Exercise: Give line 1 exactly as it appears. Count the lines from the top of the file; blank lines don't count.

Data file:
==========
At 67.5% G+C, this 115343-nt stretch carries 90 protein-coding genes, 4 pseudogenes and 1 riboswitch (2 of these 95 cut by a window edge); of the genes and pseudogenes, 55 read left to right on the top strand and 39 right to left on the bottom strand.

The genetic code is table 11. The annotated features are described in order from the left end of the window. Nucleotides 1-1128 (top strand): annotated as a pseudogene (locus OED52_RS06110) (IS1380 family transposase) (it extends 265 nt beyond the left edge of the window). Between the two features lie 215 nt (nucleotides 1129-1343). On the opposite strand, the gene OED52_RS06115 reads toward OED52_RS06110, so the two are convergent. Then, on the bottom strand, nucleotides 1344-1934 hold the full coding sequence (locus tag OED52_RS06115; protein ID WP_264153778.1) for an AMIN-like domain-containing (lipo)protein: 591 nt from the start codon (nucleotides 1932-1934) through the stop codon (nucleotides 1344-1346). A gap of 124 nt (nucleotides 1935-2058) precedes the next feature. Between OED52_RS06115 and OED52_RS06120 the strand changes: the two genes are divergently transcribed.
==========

At 67.5% G+C, this 115343-nt stretch carries 90 protein-coding genes, 4 pseudogenes and 1 riboswitch (2 of these 95 cut by a window edge); of the genes and pseudogenes, 55 read left to right on the top strand and 39 right to left on the bottom strand.